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Youngest NM in US History: Liran Zhou at 9 years, 3 Months, 22 Days Old!!

  • #1

    (Hat Tip to Philidor Legacy who posted this story on a different thread)

     

    "Nine-year-old Liran Zhou crossed the 2200 threshold with his last round win at the Continental Open.  That day, he was 9 years, 3 months, and 22 days old. He broke the record which was previously held by Christopher Woo, who reached master just a month shy of his 10th birthday

     

    To call Liran’s rise to master meteoric would be an understatement.  Liran learned the game only three years ago when he was six years old and started with a rating of just over 200.  In a mere three years, he has gone from 200 to 2200!

     

    Liran attributes his success to reading many chess books, especially those with chess puzzles.  He has a library of books from How to Beat Your Dad at Chess to the Grandmaster Preparation series, but his favorite book is How to Reassess Your Chess by IM Jeremy Silman."

     

    Excerpted From: https://new.uschess.org/news/nine-year-old-liran-zhou-breaks-record-youngest-master-continental-open/ 

     

    Immediate thoughts:

     

    1.   Pattern Recognition can't be everything.   How could he have picked up all the patterns that masters are supposed to have mastered in just three years?

     

    2.  Maybe Liran and his coaches should write a book that supersedes Michael De La Maza's book on Rapid Chess Improvement, lol.  200 to 2200 in 3 years!  Are you freaking kidding me?  (pun intended.)

     

    3.  How many tournament games did he play in each year to go from 200 to 2200?

     

    4.  Coaches help!!  You wanna get good fast and in the right way?  Get a good coach.

     

    5.  He said his biggest training help was books.  With puzzles.  Not videos.  Not software.  Not engines.

     

    6.  Magnus looking over his shoulder at Wei Yi.  Wei Yi looking over his shoulder at Awonder Liang.  Awonder looking over his shoulder at Pragga.  Pragga now looking over his shoulder at Liran Zhou, lol!!!

     

    Heartiest Congratulations to Liran Zhou, his parents, and family, and to his coaches!  Well done!! 

  • #2

    3. Not including unrated scholastics:

    Year Games Wins Draws Losses % score Peak Rating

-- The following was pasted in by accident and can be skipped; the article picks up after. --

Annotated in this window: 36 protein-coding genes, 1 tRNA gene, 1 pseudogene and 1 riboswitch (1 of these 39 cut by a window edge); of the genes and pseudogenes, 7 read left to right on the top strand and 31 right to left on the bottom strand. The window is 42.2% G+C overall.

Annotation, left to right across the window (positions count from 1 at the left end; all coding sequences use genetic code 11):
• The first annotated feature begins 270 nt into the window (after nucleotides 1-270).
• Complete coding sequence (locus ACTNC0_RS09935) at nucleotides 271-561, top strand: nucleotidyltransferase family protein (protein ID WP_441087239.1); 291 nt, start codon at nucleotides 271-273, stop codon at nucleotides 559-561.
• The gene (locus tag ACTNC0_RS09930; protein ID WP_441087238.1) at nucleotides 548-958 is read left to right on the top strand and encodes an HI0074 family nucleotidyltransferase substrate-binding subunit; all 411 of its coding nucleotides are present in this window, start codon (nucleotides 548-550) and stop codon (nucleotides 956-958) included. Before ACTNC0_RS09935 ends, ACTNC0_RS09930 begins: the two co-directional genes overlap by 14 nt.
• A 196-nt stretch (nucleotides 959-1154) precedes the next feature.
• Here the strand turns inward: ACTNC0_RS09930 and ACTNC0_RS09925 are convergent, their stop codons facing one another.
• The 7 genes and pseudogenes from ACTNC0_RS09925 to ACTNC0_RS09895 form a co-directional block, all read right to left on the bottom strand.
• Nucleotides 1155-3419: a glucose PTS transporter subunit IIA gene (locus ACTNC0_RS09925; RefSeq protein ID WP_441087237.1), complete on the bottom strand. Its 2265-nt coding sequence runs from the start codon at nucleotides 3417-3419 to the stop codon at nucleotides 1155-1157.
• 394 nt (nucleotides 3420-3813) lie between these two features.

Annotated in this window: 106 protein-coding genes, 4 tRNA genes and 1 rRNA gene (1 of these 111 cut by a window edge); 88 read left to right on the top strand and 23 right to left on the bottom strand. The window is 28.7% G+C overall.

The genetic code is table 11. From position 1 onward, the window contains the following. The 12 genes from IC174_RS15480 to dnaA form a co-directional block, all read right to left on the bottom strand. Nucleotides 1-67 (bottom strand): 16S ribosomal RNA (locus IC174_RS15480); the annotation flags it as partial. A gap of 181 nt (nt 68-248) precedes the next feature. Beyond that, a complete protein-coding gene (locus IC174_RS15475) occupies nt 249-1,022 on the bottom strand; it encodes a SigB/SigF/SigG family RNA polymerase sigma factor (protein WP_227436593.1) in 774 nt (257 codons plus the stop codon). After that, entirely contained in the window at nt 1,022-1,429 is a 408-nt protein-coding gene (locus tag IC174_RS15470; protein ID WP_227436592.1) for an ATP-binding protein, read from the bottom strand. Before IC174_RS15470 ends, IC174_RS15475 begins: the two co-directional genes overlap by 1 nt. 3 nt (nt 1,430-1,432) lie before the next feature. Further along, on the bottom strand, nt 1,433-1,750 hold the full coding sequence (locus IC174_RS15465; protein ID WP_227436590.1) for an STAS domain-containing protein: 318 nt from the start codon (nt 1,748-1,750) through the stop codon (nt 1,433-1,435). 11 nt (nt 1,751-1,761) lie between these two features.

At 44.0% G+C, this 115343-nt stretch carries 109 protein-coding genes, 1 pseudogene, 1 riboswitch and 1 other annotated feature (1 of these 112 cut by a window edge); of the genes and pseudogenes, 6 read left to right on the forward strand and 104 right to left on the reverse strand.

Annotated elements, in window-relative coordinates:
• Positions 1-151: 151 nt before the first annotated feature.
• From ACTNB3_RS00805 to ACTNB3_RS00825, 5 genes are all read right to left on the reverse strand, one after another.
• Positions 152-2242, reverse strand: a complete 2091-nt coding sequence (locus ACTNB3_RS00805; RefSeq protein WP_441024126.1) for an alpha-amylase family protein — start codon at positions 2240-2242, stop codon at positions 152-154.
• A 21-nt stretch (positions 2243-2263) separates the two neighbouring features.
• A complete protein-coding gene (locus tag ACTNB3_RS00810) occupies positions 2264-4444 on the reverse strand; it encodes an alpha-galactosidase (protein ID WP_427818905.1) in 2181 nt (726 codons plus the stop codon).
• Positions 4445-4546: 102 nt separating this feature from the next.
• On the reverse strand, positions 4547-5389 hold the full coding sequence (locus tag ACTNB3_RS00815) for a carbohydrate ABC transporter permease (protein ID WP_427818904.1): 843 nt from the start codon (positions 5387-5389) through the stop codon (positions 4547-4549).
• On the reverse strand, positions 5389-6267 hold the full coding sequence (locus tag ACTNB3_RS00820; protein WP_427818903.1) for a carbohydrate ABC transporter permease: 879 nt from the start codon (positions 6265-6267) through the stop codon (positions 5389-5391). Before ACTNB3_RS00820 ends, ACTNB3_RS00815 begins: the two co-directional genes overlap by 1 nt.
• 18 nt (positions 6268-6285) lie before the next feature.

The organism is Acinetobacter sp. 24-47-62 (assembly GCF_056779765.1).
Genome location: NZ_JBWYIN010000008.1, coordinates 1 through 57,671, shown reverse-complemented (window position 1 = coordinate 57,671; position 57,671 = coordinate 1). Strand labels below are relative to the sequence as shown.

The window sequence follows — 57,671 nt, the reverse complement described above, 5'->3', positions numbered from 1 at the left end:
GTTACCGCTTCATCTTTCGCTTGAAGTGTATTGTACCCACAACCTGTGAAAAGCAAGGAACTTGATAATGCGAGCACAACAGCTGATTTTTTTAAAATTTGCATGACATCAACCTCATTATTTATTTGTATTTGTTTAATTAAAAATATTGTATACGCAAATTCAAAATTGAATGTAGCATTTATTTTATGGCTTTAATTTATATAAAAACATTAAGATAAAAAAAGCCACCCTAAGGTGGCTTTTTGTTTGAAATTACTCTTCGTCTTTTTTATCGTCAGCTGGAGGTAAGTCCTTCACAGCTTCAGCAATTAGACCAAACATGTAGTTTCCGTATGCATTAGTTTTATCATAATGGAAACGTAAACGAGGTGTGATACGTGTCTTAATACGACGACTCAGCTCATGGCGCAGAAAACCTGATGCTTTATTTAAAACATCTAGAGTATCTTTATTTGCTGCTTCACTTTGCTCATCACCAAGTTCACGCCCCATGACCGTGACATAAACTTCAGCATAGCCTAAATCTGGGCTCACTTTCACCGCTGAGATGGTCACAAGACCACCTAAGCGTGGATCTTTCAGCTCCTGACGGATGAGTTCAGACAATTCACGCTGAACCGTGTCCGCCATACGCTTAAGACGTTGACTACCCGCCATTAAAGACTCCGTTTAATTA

2014   22 11 3 8 56.8 700
    2015   108 59 12 37 60.2 1679
    2016   152 67 34 51 55.3 2022
    2017   131 78 24 29 68.7 2203
      413 215 73 125 60.9 2203

     

  • #3
    Martin_Stahl wrote:

    3. Not including unrated scholastics:

    Year Games Wins Draws Losses % score Peak Rating 2014   22 11 3 8 56.8 700 2015   108 59 12 37 60.2 1679 2016   152 67 34 51 55.3 2022 2017   131 78 24 29 68.7 2203   413 215 73 125 60.9 2203

     

     

    Thanks Martin for the links.  I didn't know that existed!  Very helpful.

  • #4

    Yeah, you can get the stats on any player from their MSA page.

  • #5

    It just takes a lot of work.  I know a player who went from 600-2200 in 3 years, but he started as a 15 year old and doesn't have a coach.  Some natural talent and hard work.  Personally I think it's really important to start learning correctly.  I started on my own and as I got better I had to "unlearn" some bad habits I'd picked up.

  • #6
    knighttour2 wrote:

    It just takes a lot of work.  I know a player who went from 600-2200 in 3 years, but he started as a 15 year old and doesn't have a coach.  Some natural talent and hard work.  Personally I think it's really important to start learning correctly.  I started on my own and as I got better I had to "unlearn" some bad habits I'd picked up.

     

    What bad habits did you have to unlearn, if you don't mind sharing?

  • #7

    Active learning is always better than passive learning.  Videos, software, etc. are nice, and convienient.  But active learning - setting up a baord, and pieces, and using a real book is the way to go.  

  • #8

    Impressive! His family must be so proud of him!

  • #9
    IMBacon wrote:

    Active learning is always better than passive learning.  Videos, software, etc. are nice, and convienient.  But active learning - setting up a baord, and pieces, and using a real book is the way to go.  

     

    I also like books better. Great players like Kasparov,Anand, Karpov,Fischer etc learned from books.

  • #10

    Magnus Carlsen
    900-1907 first year

    1907-2237 2nd yr

    2237-2346 3rd yr

    2346-2568 4th yr

     

     

  • #11

    I met Liran Zhou at the 2017 Cherry Blossom Classic, he was playing a potentially decisive game on board 2. (I was board 1, desperately hoping Liran wins/draws so I get clear 1st). He seemed very interested and involved with the game of chess. Glad to see he made NM!

  • #12

    Zhou and Woo.  Woo would have known Liran woo have made it before finishing 3rd grade!  Amazing

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